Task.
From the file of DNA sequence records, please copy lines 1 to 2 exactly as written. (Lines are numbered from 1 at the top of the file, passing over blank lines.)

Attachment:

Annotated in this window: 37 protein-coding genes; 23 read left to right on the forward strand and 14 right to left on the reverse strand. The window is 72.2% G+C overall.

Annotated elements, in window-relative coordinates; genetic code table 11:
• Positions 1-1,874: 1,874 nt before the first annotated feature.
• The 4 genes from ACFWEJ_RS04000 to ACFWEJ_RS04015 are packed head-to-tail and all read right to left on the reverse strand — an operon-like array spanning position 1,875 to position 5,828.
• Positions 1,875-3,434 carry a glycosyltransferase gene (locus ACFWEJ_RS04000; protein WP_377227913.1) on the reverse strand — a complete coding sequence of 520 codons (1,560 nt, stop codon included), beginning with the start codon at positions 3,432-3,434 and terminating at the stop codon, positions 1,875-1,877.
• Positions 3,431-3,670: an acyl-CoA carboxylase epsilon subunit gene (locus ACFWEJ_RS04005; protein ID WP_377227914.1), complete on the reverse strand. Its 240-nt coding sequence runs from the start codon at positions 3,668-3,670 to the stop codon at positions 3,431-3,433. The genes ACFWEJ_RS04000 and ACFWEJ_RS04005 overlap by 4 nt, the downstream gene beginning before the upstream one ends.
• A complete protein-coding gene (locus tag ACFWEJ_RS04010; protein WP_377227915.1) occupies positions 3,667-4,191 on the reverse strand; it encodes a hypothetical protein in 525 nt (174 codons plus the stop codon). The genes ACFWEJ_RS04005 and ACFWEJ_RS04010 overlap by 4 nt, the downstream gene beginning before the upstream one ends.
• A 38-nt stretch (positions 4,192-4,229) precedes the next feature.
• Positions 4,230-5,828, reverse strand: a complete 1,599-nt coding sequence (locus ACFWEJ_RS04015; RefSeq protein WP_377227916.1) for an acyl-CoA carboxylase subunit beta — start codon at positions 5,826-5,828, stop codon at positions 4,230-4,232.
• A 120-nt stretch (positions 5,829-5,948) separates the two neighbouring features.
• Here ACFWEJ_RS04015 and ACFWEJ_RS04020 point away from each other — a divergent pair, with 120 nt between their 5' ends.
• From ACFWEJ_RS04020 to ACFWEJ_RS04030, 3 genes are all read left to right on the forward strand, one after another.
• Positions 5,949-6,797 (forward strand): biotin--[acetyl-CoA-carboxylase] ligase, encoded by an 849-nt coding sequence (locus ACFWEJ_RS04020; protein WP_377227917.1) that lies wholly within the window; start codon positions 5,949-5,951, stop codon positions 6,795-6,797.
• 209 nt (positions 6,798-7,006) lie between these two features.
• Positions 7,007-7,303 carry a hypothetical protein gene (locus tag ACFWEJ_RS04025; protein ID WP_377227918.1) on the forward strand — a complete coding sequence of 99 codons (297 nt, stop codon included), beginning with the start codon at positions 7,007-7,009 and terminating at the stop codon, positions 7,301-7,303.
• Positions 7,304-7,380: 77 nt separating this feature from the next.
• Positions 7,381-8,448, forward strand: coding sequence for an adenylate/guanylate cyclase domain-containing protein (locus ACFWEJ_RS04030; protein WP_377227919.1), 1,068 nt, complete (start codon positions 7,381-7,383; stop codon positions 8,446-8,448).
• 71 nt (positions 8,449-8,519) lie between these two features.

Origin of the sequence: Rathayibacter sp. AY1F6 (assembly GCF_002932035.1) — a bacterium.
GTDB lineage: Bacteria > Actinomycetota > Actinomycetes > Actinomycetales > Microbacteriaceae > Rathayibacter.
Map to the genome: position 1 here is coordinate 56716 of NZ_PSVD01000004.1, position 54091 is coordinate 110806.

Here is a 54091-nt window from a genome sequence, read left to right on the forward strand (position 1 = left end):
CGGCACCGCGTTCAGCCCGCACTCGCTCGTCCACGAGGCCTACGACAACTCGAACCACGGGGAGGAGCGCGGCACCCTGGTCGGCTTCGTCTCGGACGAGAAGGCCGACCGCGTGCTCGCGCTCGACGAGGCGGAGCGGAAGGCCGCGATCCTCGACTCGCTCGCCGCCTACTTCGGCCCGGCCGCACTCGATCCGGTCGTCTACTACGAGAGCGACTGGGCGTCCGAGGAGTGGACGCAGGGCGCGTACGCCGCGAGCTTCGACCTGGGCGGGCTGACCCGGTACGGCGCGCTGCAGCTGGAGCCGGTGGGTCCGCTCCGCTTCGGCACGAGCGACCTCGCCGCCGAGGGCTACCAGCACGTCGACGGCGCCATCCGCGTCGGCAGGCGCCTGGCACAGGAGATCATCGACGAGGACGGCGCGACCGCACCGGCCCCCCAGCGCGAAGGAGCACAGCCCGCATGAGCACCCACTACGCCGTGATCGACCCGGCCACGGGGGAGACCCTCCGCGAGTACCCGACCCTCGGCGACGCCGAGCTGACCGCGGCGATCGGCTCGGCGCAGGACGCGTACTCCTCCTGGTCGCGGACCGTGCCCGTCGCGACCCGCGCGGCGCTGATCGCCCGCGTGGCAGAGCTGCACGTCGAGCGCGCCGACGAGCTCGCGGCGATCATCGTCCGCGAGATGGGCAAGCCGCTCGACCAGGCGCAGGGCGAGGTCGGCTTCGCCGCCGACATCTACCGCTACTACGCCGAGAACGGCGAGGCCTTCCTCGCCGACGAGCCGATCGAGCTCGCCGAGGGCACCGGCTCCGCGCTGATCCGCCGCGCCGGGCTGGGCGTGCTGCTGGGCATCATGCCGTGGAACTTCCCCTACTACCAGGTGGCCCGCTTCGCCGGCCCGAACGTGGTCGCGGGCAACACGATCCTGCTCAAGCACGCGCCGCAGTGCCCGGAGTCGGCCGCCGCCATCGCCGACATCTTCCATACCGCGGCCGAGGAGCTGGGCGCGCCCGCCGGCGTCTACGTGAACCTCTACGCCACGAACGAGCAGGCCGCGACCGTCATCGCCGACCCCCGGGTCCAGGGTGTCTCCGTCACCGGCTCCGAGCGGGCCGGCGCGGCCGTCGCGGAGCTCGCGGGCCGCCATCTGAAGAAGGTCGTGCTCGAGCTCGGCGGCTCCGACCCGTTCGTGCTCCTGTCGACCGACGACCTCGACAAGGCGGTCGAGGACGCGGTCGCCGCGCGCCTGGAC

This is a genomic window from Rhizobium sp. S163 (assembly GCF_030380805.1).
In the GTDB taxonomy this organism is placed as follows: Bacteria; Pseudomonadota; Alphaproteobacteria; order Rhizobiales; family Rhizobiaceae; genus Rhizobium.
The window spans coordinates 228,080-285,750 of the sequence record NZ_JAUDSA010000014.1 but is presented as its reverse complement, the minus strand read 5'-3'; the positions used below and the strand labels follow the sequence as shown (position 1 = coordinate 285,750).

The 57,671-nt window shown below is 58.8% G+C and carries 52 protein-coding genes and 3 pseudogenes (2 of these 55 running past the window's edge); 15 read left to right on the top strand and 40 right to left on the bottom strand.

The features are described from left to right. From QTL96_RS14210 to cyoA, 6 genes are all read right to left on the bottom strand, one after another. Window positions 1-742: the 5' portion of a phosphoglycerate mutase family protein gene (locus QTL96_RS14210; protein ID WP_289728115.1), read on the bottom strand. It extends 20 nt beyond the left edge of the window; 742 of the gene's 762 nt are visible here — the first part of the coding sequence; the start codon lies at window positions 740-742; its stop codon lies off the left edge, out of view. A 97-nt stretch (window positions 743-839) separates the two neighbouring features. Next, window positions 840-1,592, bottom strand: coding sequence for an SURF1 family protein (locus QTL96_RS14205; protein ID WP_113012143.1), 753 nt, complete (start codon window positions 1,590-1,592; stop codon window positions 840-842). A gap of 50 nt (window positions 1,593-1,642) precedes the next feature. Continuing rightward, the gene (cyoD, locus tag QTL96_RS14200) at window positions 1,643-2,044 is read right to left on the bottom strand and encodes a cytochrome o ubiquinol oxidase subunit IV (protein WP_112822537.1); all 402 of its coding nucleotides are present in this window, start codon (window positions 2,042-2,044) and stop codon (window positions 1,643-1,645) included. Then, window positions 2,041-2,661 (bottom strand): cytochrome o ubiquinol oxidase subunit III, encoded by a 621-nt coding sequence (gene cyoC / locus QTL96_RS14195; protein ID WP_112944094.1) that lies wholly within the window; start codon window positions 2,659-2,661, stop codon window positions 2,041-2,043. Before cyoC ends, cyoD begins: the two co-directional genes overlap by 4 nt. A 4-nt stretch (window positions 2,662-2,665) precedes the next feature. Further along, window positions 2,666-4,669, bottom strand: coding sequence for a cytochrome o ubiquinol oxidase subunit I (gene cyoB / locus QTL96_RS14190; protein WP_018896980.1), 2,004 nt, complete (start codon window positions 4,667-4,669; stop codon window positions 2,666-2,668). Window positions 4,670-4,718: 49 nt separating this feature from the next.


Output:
Annotated in this window: 37 protein-coding genes; 23 read left to right on the forward strand and 14 right to left on the reverse strand. The window is 72.2% G+C overall.

Annotated elements, in window-relative coordinates; genetic code table 11: